In our last episode, we began the story of Tom’s season. His daughter, Morgan, has pursued Whitesocks for a number of years. While coming close, she has’t sealed the deal yet. This past season, one of Whitesock’s old running mates, Buddy, showed back up on the farm. Through much of the season they battled for dominance and in the process beat each other’s racks up pretty badly.
This story is a great example of success on a small property. The James’ own and manage just 58 acres in Indiana. With an excellent balance of summer and winter forages, they are providing great year round food sources that are attracting and feeding not only deer that call their farm home, but also the neighbors deer.
On December 22nd, Buddy visited one of those food plots as Tom was in a treestand nearby. At first glance, Tom thought it was a 3.5 year old buck, but upon further inspection he realized who the deer was. The rigors of the rut had greatly cut the body weight of Buddy and without prior knowledge of the deer, he would have aged the deer incorrectly. Knowing this, he took the shot and was able to harvest an awesome 5.5 year old buck that had character from the rigors of the rut.
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Last year we showcased the story of Tom James, his daughters, and their family farm. A buck named Whitesox calls their farm home and Tom’s daughter, Morgan, has staked her claim on him. This year, she continued her pursuit of him, but one of Whitesox’s old friends showed back up.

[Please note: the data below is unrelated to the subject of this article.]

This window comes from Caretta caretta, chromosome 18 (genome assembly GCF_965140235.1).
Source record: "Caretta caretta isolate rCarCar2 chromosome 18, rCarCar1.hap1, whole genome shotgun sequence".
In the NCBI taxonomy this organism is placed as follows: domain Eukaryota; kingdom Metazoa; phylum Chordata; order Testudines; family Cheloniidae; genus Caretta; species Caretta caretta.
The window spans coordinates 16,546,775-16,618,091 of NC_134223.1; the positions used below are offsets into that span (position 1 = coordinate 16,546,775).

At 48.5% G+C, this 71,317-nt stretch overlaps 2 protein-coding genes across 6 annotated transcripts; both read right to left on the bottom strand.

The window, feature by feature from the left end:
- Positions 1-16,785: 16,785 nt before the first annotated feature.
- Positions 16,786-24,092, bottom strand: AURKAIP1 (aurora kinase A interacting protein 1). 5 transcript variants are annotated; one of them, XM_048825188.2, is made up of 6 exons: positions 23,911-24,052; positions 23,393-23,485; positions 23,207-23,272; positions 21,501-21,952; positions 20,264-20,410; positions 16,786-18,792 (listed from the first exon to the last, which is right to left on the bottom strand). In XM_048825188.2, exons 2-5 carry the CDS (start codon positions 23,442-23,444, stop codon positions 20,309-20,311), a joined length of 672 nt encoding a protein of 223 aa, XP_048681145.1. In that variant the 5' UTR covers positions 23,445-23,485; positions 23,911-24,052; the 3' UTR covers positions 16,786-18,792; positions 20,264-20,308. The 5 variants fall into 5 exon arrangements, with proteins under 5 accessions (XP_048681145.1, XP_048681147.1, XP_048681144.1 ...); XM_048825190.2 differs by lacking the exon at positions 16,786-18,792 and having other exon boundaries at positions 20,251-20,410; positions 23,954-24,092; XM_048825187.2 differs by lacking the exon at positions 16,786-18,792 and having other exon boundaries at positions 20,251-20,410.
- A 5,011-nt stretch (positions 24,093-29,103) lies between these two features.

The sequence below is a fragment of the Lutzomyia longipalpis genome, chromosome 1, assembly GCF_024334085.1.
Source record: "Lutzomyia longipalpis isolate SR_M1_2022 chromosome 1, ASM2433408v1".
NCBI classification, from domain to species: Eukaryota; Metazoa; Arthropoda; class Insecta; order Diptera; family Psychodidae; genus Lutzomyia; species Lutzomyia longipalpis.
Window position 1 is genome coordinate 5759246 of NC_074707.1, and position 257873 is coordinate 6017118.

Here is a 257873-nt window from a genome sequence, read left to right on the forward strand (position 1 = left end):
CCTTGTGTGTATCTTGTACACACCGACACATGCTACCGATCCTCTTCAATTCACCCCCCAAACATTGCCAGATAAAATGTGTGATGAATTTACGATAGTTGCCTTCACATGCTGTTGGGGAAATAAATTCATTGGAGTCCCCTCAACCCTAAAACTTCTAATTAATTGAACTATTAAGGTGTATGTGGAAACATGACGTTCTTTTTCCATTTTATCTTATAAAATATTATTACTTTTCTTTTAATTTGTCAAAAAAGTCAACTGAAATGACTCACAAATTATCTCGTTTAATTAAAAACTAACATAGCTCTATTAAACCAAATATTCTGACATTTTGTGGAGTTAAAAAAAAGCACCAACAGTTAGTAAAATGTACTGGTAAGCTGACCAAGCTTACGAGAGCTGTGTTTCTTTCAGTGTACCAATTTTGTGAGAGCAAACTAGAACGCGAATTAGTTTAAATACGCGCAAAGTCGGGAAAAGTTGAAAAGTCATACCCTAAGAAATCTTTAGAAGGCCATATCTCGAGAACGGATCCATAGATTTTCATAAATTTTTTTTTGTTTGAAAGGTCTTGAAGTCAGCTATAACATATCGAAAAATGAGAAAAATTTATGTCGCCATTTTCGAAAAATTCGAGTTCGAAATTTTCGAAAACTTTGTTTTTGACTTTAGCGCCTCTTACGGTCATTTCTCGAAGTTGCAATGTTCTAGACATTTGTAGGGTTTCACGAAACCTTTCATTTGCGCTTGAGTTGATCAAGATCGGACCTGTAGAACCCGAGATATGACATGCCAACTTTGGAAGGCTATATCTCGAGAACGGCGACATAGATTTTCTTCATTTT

The brutally cold weather presented many obstacles for Casey during his time spent trapping coyotes in Illinois. The biggest concern was how to cover the traps. In part 1, we showed you how to make wax dirt to eliminate the issue of traps getting frozen in the ground. The wax dirt is very powdery and a trapper must take extra effort to pack it on the trap. If a coyote steps on the set and feels movement beneath his foot he could back out and not engage the set. Placement of the trap is key to prevent the coyote from taking multiple steps around the set.
The success of trapping season lies within not only the correct locations, but also in properly functioning equipment no matter what conditions. There are limitless tricks and modifications that trappers can make to their equipment. Some are standard, while others are dependent upon certain conditions. This week we talk about a few of them.
The incredibly cold weather in the Midwest this past week forced us to modify the dirt we used to cover our traps. Sifting dirt found near our sets is our typical method, but due to the cold and snow, we are not able to use this method. The moisture is the soil would freeze creating a crust over the trap and prevent it from firing. Instead, we’re melting wax with dry dirt to create a freeze proof method to covering our traps.
Every year, deer hunters set their sights on having a mature buck walk within range and being able to make a good shot to harvest the animal. They are consumed with these thoughts and dreams throughout much, if not all of the year. For some, they are able to reach their goals for the season while others are left waiting for next year. For Casey, a tag was placed on a mature buck, but not in a way that any deer hunter wants to happen.
The story started during August when Casey, Chase, and friend, Darren Boudreaux, decided to lease a property in west-central Illinois. The property was scouted, stands were hung, and cameras were placed as the season quickly approached. The guys had high hopes for their new property and knew that it would only be a matter of time before someone had an opportunity at a mature buck.